Mustafa Akyol Discusses Islamic Divisions in Theology, Modernity & Salvation

Mustafa Afyol speaks on the rift between the two initial beliefs of Islam, one believing that evil acts were inherently evil, and the other being that God’s condemning evil acts made them evil during his talk as a part of Chautauqua Institution’s Interfaith Friday Series. ALEXANDER WADLEY/STAFF PHOTOGRAPHER

For Week Two’s Interfaith Friday in the Hall of Philosophy, the Rt. Rev. V. Gene Robinson, vice president of religion and senior pastor, posed a series of questions to Mustafa Akyol, who spoke on behalf of Islam.

Akyol is a senior fellow at the Cato Institute Center for Global Liberty and Prosperity, where he focuses on the intersection of public policy, Islam and modernity. A Turkish journalist and author, he has also been a regularly contributing opinion writer for The New York Times since 2013, and a regular opinion columnist for Turkish publications.

Akyol is also the author of Islam Without Extremes: a Muslim Case for Liberty, which was long listed for the 2012 Lionel  Gelber Prize and has been published in Turkish, Malay and Indonesian. In 2017, the book was banned in Malaysia after Akyol was arrested for delivering a public lecture defending religious freedom. He is also the author of The Islamic Jesus: How the King of the Jews Became a Prophet of the Muslims, and of six books in Turkish, including Rethinking the Kurdish Question.

What follows is an abridged version of Akyol’s conversation. Akyol and Robinson’s remarks have been condensed for clarity.

Robinson: If we hear about divisions in Islam, we are more used to hearing about the Sunni-Shia divisions. However, how does the division of the Mu‘tazilites and Ash‘arites measure up either in America or around the world? Is one of them a vast majority, and the other a minority?
Akyol: The Mu‘tazila and Ash‘arites had many disputes, and one was on the nature of the Quran. The Mu‘tazila said “Quran is God’s word, but God created Quran in time; he spoke in time.” For the Ash‘arites, the Quran was an uncreated text, which existed with God before time and came down to become a book. … If the Quran was with God since eternity, you have less room to interpret things, whereas in the Mu‘tazila, if the Quran is the word of God, but God spoke to seventh century Arabia — which had its own customs and context and so forth — it is a more interpretable text.

The Ash‘ari and Mu‘tazila are theological schools of thought. Then, there are jurisprudential schools of thought. Then, there’s the big Sunni-Shia division, which to me is about something that’s not that important at all, which is political history. I’m Sunni by background, but the problem in Islam is that politics have defined religion too much from the beginning because, when religion and politics become intertwined, you have problems.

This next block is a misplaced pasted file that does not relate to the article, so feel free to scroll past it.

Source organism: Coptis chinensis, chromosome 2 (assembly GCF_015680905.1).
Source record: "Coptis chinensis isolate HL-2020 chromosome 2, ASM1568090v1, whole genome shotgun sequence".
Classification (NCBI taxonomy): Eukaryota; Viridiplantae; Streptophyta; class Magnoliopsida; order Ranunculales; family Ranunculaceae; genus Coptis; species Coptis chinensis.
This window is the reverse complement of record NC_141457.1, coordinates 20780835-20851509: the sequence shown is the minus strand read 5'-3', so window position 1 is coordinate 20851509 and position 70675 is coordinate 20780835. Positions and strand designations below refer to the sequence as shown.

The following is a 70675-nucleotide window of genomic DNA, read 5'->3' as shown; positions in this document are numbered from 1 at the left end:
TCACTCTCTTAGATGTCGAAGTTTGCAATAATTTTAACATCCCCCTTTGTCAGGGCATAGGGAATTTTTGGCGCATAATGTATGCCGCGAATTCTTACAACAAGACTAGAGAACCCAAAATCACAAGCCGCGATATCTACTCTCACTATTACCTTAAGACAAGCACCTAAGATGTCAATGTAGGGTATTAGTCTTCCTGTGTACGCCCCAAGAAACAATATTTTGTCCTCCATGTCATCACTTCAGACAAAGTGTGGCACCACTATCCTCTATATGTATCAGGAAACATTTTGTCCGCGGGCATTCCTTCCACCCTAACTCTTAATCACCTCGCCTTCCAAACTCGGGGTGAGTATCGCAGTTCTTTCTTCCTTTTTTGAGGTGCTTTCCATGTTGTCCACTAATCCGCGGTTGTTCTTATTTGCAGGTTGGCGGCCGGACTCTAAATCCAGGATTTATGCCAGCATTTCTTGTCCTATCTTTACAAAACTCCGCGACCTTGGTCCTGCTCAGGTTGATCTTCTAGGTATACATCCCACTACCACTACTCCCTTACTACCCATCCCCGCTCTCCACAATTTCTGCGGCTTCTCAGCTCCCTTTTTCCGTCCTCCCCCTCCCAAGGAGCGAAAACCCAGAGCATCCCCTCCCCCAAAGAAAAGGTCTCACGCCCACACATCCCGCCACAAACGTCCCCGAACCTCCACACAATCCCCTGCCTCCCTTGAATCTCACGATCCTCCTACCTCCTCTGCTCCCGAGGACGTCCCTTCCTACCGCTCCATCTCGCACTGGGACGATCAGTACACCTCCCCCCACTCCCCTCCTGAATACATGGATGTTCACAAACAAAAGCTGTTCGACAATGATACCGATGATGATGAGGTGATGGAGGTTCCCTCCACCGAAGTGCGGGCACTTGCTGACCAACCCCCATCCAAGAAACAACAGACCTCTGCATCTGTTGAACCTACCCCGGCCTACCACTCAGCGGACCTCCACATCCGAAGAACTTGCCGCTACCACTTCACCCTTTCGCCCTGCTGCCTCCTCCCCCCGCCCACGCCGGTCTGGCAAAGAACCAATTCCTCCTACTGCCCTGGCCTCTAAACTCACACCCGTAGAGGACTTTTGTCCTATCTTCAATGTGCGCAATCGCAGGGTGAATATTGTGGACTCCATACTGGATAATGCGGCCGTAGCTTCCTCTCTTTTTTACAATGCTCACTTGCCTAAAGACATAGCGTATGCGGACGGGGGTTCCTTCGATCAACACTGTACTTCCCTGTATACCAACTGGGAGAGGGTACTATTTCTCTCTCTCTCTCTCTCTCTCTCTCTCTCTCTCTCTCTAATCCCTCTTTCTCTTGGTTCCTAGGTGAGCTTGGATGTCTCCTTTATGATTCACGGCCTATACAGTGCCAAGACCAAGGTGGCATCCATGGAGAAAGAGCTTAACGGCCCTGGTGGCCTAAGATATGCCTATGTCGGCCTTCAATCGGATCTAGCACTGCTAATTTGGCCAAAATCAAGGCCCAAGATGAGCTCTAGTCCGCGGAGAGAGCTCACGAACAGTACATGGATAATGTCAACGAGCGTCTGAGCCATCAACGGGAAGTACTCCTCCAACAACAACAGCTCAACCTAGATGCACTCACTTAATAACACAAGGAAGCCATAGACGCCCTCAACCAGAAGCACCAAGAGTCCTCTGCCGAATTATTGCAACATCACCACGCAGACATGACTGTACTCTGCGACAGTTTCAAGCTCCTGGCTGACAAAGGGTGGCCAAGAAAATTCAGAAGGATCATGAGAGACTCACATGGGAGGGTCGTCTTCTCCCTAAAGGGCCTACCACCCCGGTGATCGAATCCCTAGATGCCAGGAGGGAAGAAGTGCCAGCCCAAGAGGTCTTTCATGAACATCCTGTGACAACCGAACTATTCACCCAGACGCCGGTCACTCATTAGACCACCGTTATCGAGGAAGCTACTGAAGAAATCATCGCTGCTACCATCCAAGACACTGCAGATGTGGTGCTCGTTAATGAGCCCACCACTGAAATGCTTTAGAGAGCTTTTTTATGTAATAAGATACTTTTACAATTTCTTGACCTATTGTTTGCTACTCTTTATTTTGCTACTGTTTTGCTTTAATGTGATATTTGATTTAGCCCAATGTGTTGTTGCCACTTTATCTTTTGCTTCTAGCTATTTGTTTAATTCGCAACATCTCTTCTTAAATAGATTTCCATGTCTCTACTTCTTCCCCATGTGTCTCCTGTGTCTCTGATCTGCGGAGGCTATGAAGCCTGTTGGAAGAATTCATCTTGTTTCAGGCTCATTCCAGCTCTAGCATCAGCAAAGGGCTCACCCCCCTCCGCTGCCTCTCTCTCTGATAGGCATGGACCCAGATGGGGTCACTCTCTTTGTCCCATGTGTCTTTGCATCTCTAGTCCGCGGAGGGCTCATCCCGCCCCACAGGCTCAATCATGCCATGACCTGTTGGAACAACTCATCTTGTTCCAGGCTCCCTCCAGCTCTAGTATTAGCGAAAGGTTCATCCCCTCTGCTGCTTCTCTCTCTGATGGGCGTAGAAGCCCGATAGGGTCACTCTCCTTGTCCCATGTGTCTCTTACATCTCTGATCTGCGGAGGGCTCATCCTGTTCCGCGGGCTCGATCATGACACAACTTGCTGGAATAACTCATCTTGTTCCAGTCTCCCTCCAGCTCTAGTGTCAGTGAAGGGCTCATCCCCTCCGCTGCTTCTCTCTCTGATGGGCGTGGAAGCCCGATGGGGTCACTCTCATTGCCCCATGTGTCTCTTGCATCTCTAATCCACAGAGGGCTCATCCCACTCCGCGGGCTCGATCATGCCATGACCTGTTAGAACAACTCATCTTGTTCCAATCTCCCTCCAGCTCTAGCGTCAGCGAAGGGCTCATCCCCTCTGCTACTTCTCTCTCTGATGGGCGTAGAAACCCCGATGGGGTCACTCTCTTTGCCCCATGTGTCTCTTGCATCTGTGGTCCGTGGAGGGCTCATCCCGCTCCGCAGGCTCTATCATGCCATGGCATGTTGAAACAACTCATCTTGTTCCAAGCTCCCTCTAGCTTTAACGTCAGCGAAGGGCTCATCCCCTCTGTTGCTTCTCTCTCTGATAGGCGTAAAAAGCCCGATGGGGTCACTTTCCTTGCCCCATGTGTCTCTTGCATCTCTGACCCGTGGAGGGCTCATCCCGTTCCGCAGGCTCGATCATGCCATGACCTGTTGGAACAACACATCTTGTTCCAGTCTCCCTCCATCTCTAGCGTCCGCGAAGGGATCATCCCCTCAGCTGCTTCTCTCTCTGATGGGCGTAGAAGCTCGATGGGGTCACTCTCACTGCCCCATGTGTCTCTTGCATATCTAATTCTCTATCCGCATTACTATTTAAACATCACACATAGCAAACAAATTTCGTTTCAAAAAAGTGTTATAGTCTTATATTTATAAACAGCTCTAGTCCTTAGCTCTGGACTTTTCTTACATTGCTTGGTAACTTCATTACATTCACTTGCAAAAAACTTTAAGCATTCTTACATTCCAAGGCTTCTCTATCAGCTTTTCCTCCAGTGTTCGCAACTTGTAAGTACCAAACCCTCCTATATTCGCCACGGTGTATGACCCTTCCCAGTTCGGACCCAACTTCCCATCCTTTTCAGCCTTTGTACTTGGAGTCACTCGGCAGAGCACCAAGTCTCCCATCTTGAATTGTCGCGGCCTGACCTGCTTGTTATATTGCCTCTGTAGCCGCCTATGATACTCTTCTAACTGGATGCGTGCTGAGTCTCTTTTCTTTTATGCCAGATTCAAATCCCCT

It seems that the Mu‘tazila would be a great approach to modernity and that the Ash‘ari approach would be pretty set in stone, and in some ways at war with modernity. Is it seen that way within Islam?

Let’s be fair. The Ash‘arites have modified themselves over the centuries. Once they defeated the Mu‘tazila, they gave some room for reason, but ultimately, yes, (modernity) is a (building) block for overcoming certain things, like structure of the family. The Quran is not a misogynistic text, but it is patriarchal in the sense that it tells men to be fair to women when they divorce women. Right? So it doesn’t tell women, “When you divorce your husbands.” It says to men, “When you divorce your wives.” Now, an Ash‘ari understanding makes it inevitable that you say “God is implying a social system where men make this decision.” Whereas a created Quran understanding makes it possible to say “well, God was speaking to a patriarchal society and, in that society, men were making those decisions within that context” — and God told men to be very compassionate and give women more rights than they had before. So, that is a more progressive interpretation, if you will. And we have Islamic feminists now in America who are doing these rereadings of the Quran. And yes, Ash‘ari theology is a roadblock on this, but Ash‘ari theology is actually more relatively mild than the most rigid side of Islam, which is called Salafism in the modern world. If you want to make a comparison, with all due respect to the Jewish tradition, this is like the difference between orthodox judaism and ultraorthodox judaism.